As a Federal employee, I was paying pretty close attention to the looming shutdown of the Federal government. Don’t get me wrong, I love free time as much as the next lazy ‘gubmint Delta Bravo‘, but my family can’t really afford to go without my meager paycheck, dig?
Fortunately for me (for others not so much), an 11th hour deal was struck to ensure that I have the ability to continue to provide for my kiddies — at least for the time being. Was the deal a bad one?
Well, seems Booman and I have landed in the same square on this one:
I am not impressed with the interpretation many progressives are taking on these negotiations.
I respect David Dayen, but reading his piece on this I have to shake my head. He confirms a lot of stereotypes by taking the position that government spending is “dollar-for-dollar” equal to economic stimulus. He says “I think you’ll find that the failure to put the 2011 budget to bed in the last Congress cost the economy $60 billion.” That assumes that the $60 billion in cuts would have actually been spent. A lot of it wouldn’t have been spent, or would have only been spent unwisely on projects or programs that were no longer needed or were not wanted. For just one example, $1.74 billion was cut from the Census Bureau, which won’t be needing the money until 2020. Just because money has been appropriated doesn’t mean it will, or should, be spent. And this process did a very efficient job of trimming all that kind of fat off the bone of our federal budget. It’s a complete stretch to say that every dollar cut was a dollar “removed from our economy.”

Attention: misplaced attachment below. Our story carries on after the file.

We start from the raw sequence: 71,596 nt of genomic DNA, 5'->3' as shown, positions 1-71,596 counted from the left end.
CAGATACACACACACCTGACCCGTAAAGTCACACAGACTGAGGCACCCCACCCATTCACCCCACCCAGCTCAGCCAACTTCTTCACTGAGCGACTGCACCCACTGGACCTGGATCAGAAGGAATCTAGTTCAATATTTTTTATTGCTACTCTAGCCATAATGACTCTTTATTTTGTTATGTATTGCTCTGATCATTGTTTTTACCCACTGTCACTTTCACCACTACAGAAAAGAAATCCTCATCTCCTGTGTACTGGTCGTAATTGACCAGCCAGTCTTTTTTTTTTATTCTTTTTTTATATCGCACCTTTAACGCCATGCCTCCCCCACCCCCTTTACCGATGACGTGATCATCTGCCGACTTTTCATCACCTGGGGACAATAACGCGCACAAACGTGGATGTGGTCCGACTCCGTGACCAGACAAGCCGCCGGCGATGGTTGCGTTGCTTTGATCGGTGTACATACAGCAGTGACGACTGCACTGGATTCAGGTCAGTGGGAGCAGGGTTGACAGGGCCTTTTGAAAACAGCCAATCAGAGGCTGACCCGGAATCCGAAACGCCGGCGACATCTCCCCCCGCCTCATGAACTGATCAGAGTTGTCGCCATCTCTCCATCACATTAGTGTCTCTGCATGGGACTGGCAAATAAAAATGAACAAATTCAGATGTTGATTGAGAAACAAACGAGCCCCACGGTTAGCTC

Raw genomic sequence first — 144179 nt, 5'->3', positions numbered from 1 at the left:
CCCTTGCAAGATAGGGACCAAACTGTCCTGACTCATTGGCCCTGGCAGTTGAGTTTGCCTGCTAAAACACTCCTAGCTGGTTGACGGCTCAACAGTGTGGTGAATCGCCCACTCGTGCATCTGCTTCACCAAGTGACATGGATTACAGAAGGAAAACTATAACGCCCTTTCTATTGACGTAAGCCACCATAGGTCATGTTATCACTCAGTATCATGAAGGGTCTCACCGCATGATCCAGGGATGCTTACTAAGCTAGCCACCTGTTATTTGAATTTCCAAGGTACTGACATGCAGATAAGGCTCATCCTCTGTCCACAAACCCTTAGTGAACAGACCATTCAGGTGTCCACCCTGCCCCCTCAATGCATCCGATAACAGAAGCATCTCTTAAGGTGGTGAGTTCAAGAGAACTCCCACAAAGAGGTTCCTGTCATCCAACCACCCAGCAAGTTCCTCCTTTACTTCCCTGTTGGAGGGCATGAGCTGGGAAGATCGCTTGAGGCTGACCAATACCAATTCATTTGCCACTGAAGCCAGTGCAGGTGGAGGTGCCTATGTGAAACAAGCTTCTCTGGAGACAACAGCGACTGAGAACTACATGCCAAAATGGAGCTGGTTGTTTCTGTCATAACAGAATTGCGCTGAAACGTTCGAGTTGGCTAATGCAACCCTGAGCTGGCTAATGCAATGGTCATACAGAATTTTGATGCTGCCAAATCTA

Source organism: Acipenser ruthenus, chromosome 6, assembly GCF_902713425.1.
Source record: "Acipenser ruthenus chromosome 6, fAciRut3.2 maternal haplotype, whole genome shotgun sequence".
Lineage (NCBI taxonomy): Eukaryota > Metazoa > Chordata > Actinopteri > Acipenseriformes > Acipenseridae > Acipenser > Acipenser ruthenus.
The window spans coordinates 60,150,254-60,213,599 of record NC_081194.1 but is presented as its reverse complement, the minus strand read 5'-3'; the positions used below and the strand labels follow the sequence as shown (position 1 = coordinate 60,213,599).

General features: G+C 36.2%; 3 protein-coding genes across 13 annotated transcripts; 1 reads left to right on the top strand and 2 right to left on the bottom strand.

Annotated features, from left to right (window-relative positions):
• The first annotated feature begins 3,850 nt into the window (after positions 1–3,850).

There is a problem with the assumption that government spending is good and stimulative and that government cuts are bad and hurt the economy. It’s the flip-side of the Republicans’ absolutism over tax cuts. I’d like to see less analysis along those lines on the progressive side.
It’s true that the government can and should spend money to create jobs while the private sector recovers its strength, but any possibility that it would do so during this Congress was ended on election night last November. No amount of rhetoric or pressure by the president, by members of Congress, or by progressive media can change that basic fact, so blaming the government for not injecting new stimulus is pointless. The president’s job is to do the best he can with the cards on the table, not to try to manufacture ponies and unicorns out of his ass.
Maybe I’m just selfish for wanting to pay the electricity bill on time, but that’s about where I am with the ‘deal’. How about ya’ll?